posted by andruwjones26 at 1:21 PM on May 28, 2019 [1 favorite]


My go-to is the Grief Counseling Resource Guide: A Field Manual, from the NY State Office of Mental Health:
The grief experience impacts all aspects of the being of the individual. The manifestations listed are more intensified when there has been a sudden, unanticipated death. With the intensification, the period of time to process the reactions will often be longer. It is important to remember there is no timetable for processing.
::sending you hugs::
posted by Little Dawn at 1:26 PM on May 28, 2019 [5 favorites]


Two/three months is *nothing* in grief-time.

Not that any kind of loved one's death is easier than another, but both of those deaths were of the sudden, unexpected, WTF variety. Your dad was older and even though it sucks, that's the natural order of things, but that's not enough for your brain - it's frantically trying to make sense of at least your cat's death by insisting that there must have been something you could have done differently. There wasn't. You know rationally that there wasn't. Be patient with your brain and it will come around to that conclusion too.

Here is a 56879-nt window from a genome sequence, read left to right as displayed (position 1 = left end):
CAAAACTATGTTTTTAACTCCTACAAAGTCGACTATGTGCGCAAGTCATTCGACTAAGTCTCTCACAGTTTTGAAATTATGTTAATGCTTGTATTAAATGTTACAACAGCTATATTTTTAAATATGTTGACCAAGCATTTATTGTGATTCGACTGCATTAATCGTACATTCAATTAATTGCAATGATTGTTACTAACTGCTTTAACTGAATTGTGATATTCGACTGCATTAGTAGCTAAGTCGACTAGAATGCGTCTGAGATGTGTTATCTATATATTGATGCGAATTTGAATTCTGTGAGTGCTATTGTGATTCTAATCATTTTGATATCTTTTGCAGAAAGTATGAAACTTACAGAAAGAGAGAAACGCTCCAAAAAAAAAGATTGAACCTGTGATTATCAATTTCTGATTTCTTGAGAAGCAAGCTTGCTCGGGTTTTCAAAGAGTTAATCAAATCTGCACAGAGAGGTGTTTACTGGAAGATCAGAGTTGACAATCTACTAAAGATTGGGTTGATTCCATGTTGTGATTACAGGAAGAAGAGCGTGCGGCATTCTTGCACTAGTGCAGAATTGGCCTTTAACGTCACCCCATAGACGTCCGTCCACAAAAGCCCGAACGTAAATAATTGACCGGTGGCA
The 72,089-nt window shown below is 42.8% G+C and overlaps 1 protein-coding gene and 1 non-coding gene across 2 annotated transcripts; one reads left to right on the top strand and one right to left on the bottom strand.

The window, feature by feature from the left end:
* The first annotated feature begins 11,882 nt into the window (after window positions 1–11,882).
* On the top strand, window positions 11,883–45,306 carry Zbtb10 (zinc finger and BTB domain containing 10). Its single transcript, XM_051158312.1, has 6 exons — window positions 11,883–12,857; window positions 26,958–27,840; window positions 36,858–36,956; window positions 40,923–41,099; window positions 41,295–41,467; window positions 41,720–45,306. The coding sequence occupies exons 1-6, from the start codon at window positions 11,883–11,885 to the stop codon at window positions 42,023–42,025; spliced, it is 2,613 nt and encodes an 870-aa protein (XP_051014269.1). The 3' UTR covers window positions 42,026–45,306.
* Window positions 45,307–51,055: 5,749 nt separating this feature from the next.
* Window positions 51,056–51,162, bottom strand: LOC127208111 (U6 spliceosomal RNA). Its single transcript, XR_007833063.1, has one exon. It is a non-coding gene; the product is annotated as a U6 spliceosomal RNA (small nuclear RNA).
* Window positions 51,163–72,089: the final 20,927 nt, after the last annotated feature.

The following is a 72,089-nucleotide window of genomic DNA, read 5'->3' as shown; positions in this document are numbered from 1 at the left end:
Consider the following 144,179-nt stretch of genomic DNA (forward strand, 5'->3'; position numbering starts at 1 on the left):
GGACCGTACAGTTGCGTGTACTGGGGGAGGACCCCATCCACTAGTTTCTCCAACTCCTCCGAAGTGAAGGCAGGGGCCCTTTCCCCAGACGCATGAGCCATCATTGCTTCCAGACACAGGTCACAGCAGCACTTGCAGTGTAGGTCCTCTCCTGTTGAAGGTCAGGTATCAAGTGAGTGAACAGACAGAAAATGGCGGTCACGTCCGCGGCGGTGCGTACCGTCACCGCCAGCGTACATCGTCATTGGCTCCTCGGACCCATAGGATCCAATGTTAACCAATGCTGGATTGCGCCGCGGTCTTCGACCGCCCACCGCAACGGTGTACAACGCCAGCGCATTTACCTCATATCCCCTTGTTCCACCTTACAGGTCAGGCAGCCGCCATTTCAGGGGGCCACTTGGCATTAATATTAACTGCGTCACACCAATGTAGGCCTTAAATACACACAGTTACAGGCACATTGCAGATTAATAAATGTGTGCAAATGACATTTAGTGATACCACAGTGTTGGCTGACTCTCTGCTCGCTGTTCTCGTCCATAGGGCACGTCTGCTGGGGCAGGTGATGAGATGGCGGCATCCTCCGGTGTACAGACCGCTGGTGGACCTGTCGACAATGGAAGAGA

When you are ready, you will be able to think back on the conversation with your dad without grief and regret but with gratitude. Consider the substance of it: he was glad you were taking care of yourself, he wished he had been able to get you on that path sooner, and he regretted not taking that path himself. So to honor your dad, make up for lost time by taking really, really good care of yourself.
posted by headnsouth at 1:29 PM on May 28, 2019 [11 favorites]


I am so very sorry. I found the list below somewhere online when I was surviving through the early stages of grief over my brother’s sudden death. It helped me, especially number 3. Honestly even reading through the list is still soothing for me.

Help through Grief

1. Be patient with yourself. Do not compare yourself to others. Go through mourning at your own pace.
2. Admit you are hurting and go with the pain
3. Apply cold or heat to your body, whichever feels best.
4. Ask for and accept help.
5. Talk to others
6. Face the loss
7. Stop asking “Why?” and ask “What will I do now?”